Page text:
The wisdom of expecting a return on an owner-occupied home
Are you making—or thinking of making—a primary home investment? In other words, do you hope owning a home that you plan to live will yield a return over time?
If so, there are plenty of experts around who will tell you that you’re wrong. They argue that homeownership doesn’t meet the threshold to be regarded as a true form of investment. And they muster some strong arguments. But are they right?
What we’re talking about here is seeing your own home (your principal residence) that way. Obviously, plenty of people are successful real estate investors. But they’re buying homes or land or buildings for development or renting out to others. Is it different when you’re an owner-occupier?Ready to buy a home? Start here. (Aug 20th, 2019)
Primary home investment? It depends on what you mean …
This argument is a semantic one. In other words, it begins, “It depends what you mean by …” In this case, “It depends what you mean by ‘investment’.”
Merriam-Webster’s defines that as “The outlay of money, usually for income or profit.” The Concise Oxford prefers, “A thing worth buying because it may be profitable or useful in the future.”
Looks like we need to explore the individual arguments in more depth to decide whether “primary home investment” is a misnomer.
Hmm. That was less helpful than you might have hoped. The first specifies “income or profit,” though it also contains the weasel word “usually.” The second allows for utility. And most of us find having somewhere to live useful. Looks like we need to explore the individual arguments in more depth to decide whether “primary home investment” is a misnomer.
Argument 1: “It’s not an investment just because it appreciates”
This argument relies on the premise that a true investment requires more than the prospect of an increase in value—it must also outpace inflation. You can define it that way if you want. Though it’s hard to think of many investments that are guaranteed to always beat the inflation rate.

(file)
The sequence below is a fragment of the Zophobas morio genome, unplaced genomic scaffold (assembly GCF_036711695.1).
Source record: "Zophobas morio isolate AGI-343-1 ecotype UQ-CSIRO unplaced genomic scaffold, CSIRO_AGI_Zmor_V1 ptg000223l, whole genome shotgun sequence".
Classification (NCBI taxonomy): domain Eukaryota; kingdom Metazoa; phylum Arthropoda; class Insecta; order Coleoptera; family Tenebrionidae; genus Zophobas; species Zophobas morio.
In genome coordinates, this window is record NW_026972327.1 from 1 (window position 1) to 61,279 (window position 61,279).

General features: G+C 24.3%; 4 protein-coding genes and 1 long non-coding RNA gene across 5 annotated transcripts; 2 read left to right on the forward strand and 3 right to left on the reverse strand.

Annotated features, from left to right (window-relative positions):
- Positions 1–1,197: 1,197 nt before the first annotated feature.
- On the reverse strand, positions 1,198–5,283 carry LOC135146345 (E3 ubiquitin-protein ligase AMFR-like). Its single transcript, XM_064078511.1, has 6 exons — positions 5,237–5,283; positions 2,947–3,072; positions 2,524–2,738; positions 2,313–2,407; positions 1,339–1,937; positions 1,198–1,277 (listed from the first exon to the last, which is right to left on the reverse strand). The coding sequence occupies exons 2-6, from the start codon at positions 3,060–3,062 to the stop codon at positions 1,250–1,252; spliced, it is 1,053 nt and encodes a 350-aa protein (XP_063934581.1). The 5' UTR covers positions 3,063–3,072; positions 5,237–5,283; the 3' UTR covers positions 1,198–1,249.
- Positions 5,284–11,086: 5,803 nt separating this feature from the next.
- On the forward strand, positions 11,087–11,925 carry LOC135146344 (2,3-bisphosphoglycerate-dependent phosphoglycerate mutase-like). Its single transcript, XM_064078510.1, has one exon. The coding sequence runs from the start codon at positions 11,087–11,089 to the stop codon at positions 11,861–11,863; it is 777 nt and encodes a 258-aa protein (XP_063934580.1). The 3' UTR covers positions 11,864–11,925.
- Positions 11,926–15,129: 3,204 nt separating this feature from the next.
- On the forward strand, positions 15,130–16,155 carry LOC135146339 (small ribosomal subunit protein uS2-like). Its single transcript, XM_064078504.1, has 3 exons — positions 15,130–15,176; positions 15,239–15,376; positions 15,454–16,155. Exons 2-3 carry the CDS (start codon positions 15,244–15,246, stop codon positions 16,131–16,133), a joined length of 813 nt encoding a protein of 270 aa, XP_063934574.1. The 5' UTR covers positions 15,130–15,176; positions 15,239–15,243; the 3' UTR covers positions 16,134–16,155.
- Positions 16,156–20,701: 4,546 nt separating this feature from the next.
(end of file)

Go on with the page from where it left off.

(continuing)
Treasury Inflation-Protected Securities, (TIPS) will do that. But can you think of others that credibly guarantee to give you a better-than-inflation return? And that are literally “as safe as houses?”
Sometimes, home prices lag inflation
The financial crash of 2008 really messed with homeowners. Prices tumbled, leaving many with negative equity. You can see what happened in this graph:
S&P Dow Jones Indices LLC, S&P/Case-Shiller U.S. National Home Price Index [CSUSHPINSA], retrieved from FRED, Federal Reserve Bank of St. Louis; https://fred.stlouisfed.org/series/CSUSHPINSA, March 31, 2019.</font size>
The areas shaded gray represent times of recession. And you can see just how painful the crash was. But all markets falter sometimes. You could ask the people jumping off Wall Street ledges in October 1929. Or maybe not.
But home prices do outpace inflation—usually
CNBC analyzed home prices for the six decades between 1940 and 2000. The median home value at the beginning of that period was $2,938. By 2000, it was $119,600. “Yeah, yeah,” you say. “But what about inflation?” Using constant 2000 dollars (meaning you’re stripping out inflation), that median home value in 1940 would have been $30,600. And of course, the 2000 figure would still be $119,600.
Yes, homes got bigger and more sophisticated over that period. But the numbers are unarguable: over a long period, home values have historically outpaced inflation.
Argument 2: “A house has a more important primary purpose”
Because you need your home to live in, you can’t sell it whenever you want. This makes it different from shares, say, which you can buy when they’re at their cheapest and sell when their prices are highest.
That argument works especially well if your name is Warren Buffet. Most of us can’t tell when a particular share is under- or over-valued.
More importantly, it takes longer to sell a home. Worse, it involves a lot of expense and upheaval. So there’s no doubt a home is a less “liquid” (less easy to turn into cash) asset than many others.
There’s another factor here. Because your principal residence is also your shelter, you may find yourself having to move when market conditions are less than favorable. Suppose your employer posts you elsewhere or you suddenly need a bigger place for family reasons. You might have to sell when home prices are low.